After Bright laid the beat down, he then moved to the guitar by first showing us the game’s built-in guitar effects. Neversoft has partnered with guitar effects manufacturer Line 6 to brings its POD technology — which essentially can emulate different guitar sounds and cabinets digitally — to World Tour. What that means to you is that you’ll have a variety of different-sounding guitars to choose from and play around with. Bright demonstrated by tweaking the on-screen POD effects unit and strumming the guitar, letting us hear everything from crunchy metal to more flanged-out sounds.

For those of you who don’t know what an arpeggiator does, you should, because it’s in the damned game. From Wikipedia: “It allows the player to automatically step through a sequence of notes based on the player’s input, most often from a keyboard MIDI controller, thus creating an arpeggio.” The user can do a lot of manipulation with the arpeggiator in World Tour, everything from making it jump back and forth between two notes to syncopating the guitar sound with the beat. If you’re overwhelmed, the only thing it really means to you is that it’ll help create some cool sounds and funky rhythms even if you’re not the next Prince. Again, the guitar controller will allow you to manipulate all of this stuff in real time — you tap the strip to tweak sustain or staccato of a note, hold down multiple buttons to make different sounds, or tilt the controller to change the octave.

Rhythm guitar sounds can be laid down as well, and the game features a pretty hardcore method of choosing route notes and scales to get the sound you want. Bright showed us ways to change assignments for each note, add power chords, blues scales, and more. It should be noted right here that you can’t add vocals to your tracks in the game’s studio; it appears there are just far too many legal issues involved with doing so. Considering some of the noises I’ve heard people make on the microphone playing other games, we should all be grateful. You can, however, lay down a “melody” track that acts as a vocal guide, so feel free to tap out the vocal line to Cannibal Corpse’s “Hammer Smashed Face” if you can. We dare you.

Let us get back to the drums for a second, because I’m sure all of you are wondering — can you play the kit live like an electric drum set and record your own beats? The answer is, quite simply, yes. We didn’t see it in action, but World Tour will allow you to record any of your instruments “live,” including the drums. Different kit types can be assigned and played, which, as far as we’re concerned, may be worth the price of admission alone. Drummers can also play live along with other players in the studio, creating tracks on the fly. While this will likely result in a lot of noise, it might be a good way for a group of players to “jam out” song ideas, or just blow off some steam.

The game also features a deep mixing program, which is essentially a “hardcore MIDI editor.” While Bright didn’t go too deeply into demonstrating what it could do, he did tell us that anything you could expect in a professional editor could be found here. That means looping sections, copying and/or pasting notes and whole sections, etc. We said it earlier, and we hope you believed us … it’s ridiculous.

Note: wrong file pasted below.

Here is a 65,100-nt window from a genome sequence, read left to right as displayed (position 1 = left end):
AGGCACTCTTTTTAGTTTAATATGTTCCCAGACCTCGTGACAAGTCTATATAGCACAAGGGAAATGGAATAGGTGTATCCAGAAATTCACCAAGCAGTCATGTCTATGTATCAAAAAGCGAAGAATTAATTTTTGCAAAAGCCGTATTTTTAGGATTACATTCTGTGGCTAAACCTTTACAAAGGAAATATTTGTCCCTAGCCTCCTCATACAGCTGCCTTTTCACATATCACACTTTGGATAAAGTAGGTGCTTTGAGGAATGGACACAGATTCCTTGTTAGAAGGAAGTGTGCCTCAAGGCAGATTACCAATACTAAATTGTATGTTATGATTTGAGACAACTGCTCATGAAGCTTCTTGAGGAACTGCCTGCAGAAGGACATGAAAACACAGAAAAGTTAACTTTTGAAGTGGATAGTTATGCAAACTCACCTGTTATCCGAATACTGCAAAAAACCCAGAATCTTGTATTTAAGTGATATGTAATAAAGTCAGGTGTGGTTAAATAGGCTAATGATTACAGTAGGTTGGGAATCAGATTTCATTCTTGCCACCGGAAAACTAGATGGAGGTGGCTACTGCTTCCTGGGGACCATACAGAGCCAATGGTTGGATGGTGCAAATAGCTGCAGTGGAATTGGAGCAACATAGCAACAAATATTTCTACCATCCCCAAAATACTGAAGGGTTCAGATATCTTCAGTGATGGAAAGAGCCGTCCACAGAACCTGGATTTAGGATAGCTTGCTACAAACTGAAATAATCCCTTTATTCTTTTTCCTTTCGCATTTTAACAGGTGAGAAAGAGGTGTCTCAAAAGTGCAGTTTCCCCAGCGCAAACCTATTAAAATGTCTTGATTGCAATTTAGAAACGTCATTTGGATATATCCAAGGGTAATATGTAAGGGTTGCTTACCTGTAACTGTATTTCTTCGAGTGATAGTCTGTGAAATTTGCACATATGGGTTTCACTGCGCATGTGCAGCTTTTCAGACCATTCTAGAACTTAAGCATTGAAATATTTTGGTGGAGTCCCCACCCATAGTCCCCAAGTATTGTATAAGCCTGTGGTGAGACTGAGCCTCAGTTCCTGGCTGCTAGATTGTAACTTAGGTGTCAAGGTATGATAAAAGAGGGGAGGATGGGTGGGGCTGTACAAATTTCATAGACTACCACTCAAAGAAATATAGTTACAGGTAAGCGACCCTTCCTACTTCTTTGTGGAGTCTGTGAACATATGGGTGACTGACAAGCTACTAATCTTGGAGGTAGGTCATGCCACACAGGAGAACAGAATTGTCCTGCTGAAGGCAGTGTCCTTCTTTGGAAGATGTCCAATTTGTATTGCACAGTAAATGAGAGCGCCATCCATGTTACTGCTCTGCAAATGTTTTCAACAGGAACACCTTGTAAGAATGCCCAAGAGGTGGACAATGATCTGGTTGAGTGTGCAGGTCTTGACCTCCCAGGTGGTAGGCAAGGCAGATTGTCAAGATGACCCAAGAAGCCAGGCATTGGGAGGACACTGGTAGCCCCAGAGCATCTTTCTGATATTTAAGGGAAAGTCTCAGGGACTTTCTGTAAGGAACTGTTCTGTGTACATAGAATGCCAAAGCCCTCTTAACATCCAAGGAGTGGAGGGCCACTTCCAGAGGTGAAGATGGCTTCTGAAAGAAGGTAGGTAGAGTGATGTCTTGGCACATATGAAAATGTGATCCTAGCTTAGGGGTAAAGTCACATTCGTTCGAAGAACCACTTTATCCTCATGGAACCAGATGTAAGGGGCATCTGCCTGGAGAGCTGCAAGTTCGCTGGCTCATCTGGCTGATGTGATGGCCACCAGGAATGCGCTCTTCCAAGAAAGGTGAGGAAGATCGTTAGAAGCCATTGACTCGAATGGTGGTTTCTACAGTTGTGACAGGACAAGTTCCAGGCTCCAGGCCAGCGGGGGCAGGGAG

Once a song is completed and published, it can be played locally (you can store up to 100 original creations on one system) just like any other Guitar Hero track. The game has already generated the proper note charts and will tweak the difficulty accordingly. It’ll never make the note chart more difficult than you played it; how it was performed is going to be Expert, and the game will remove notes for easier difficulties. Flores and Bright played the song that had just been created live, and we have to admit, it was a bit of a mess. We’ll give them a free pass since it was created quickly and under pressure. But we get the idea — users are going to have quite a bit of freedom with the studio, and it should be possible to create some clever gems with a little bit (or hours and days worth) of effort.

That effort may be rewarded by thousands of other World Tour players downloading your song from the game’s built-in song sharing service, GH Tunes. Once a song is created, it’s possible to upload and publish your song online. It’ll be possible to have quite a bit of freedom over how the song is published — you can choose the song’s name; design “album art” to be attached to the song; and choose which parts are played back by the end user. To begin with, you’ll be able to upload up to five songs to the server (to upload more, you’ll have to delete one to “make room”).

After playing a song for the first time, other users will be forced to rate it, and if your song becomes particularly popular, you’ve proven you’re not a hack, and you’ll then become a “Super User.” You’re then given the ability to upload more tracks, bringing you one step closer to producing Kelly Clarkson’s next album. GH Tunes will also track song popularity using a similar system to or YouTube — it’ll track weekly popularity, hot chart movers, etc. Up to 200 songs can be downloaded from the GH Tunes service and stored locally.

Let’s repeat it again — ridiculous. There’s a lot going on here, for sure. There have been standalone games that have tried to do what the World Tour music studio does and have failed. Still, with the unique controller inputs and flexibility, there has been nothing on consoles that has taken it to this level. The studio looks to cater to both casual users who just want to press a bunch of buttons and make “crazy” sounds, and to the knob-tweakers and musicians who might want to spend a bit more time playing around. With that in mind, it’s possible we’re going to see some amazingly impressive stuff on GH Tunes — let’s hope it’s actually fun to play, too. On the other end of the spectrum, they’re also opening Pandora’s Box by handing every 10-year-old on the planet these kinds of tools.

In case you missed it, check out the first part of our Guitar Hero: World Tour preview, where we covered the game’s new instruments, gameplay, and career modes. There’s a lot to this game — don’t blink or you might miss it.

Nick Chester